It is time perhaps for Arvind Kejriwal to think of one of my favourite English proverbs that stretches back to Shakespeare: 'Discretion is the better part of valour'. Such gentlemanly virtue is not likely to cut ice with street activist leaders, but it does help to think of such things. The Delhi chief minister is fighting too many battles with too many people. A day after France qualified for the championship game of FIFA World Cup 2018, that reminds you of Asterix facing the Roman Empire. But the Aam Aadmi Party (AAP) leader is more caricatured in political cartoons than celebrated in comic books. It is a tough life!
But Kejriwal's victory in the Supreme Court is no mean achievement and celebrates his Dilliwala spirit (Do you know who I am?) than any virtue that may be attributed to an English-speaking gentleman or a French-speaking warrior endowed with a magic potion to defeat ancient Romans. The Supreme Court, in saying the LG was bound by cabinet advice, gave a virtual slap on the face of Lieutenant Governor Anil Baijal in reminding him that Kejriwal's AAP government was an elected one and it does not behove an ornamental LG to be obstructionist.
Alas, Baijal is also endowed with a rather thick skin that he has displayed in the aftermath of the verdict. Kejriwal has written to Baijal wondering how the LG can be "selective" in accepting the July 4 Supreme Court as he asked the Central government-appointed LG to implement the judgment in letter and spirit. Baijal, who is said to be "studying" the details, displays the traditional power of the shrewd bureaucrat as he says, "Yes, chief minister."
That brings us to a core point on how the AAP government should behave in dealing with civil servants led by IAS officers. Kejriwal is being foolhardy in taking on everybody from Congress and BJP to party breakaway groups and the LG on the one hand, and ordering about seasoned bureaucrats on the other. Arvind is no Asterix and his Dilliwala spirit is no magic potion when push comes to shove.
Kejriwal has to separate his political tussles from the administrative headaches, even if officers are acting on implicit signals from more influential people in the higher reaches of the federal bureaucracy or in politics.
Red flags were clearly up when AAP legislators confronted chief secretary Anshu Prakash last February at Kejriwal's residence, triggering a long standoff between civil servants and AAP. A case of manhandling has been alleged but things have reached a point where facts of the incident are not important. Any elected government has to govern using an independent civil service. The "steel frame" of the IAS remains the main mechanism through which any elected government implements its policies in India, and confronting its cadres is an unwise thing to do for any party that has health and education of citizens on its mind. By accusing IAS officers of being "on strike" Kejriwal earned political brownie points, but their open challenge to him denying his claim was something else.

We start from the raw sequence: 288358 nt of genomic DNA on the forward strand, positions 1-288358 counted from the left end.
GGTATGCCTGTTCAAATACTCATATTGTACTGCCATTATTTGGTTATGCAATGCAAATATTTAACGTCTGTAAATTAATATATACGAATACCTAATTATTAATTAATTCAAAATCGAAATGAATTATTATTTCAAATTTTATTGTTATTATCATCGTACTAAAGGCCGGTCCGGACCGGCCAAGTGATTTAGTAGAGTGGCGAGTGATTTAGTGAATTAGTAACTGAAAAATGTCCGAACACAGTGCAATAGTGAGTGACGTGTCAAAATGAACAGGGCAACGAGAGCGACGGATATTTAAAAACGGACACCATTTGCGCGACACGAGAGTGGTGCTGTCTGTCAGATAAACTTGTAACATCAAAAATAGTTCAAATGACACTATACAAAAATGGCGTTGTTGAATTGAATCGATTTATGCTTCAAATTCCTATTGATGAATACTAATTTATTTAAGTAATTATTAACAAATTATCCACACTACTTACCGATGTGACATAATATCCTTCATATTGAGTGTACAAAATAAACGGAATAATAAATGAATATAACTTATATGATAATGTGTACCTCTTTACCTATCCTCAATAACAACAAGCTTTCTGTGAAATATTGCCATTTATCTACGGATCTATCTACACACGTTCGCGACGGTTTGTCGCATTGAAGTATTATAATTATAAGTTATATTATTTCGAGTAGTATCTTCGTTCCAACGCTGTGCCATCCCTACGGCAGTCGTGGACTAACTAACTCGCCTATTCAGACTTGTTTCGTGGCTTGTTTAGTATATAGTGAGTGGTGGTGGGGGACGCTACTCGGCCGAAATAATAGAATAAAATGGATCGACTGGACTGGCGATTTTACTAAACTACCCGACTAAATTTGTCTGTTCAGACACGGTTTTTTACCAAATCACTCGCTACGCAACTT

AAP loves a good fight but it would be sad to see it go the way of Trinamool Congress in West Bengal, which is confrontationist all the way. Winning a Supreme Court case shows some class but scuffles with civil servants are just the opposite. IAS officers have as a group come out against the AAP government and that is not a good thing for a party that wants to be known for good governance.
A smart way for AAP to cool the IAS would be to wave a white flag that has a red corner. Given that Kejriwal is part of an anticipated federal front that plans to challenge the Modi Sarkar in general elections due next year, there is a distinct chance that senior IAS officers may have to deal with AAP leaders at the Centre, either in parliament or in a ministry. The neta-babu relationship in India is a lot like saas-bahu politics in TV soap operas: you never know whose hand is up and a lot depends on the specific episode.
It would be better for Kejriwal to convert his war movie into a soap opera. Such thoughts are easier to entertain in a moment of victory than during a setback.
(Madhavan Narayanan is a senior journalist who has covered politics, diplomacy, business, technology and other subjects in a long career that has spanned organisations including Reuters, Business Standard and Hindustan Times. He is currently an independent columnist, editor and commentator. He is listed among the top 200 Indian influencers on Twitter. He tweets as @madversity)
(Disclaimer: The opinions expressed above are the personal views of the author and do not reflect the views of ZMCL.)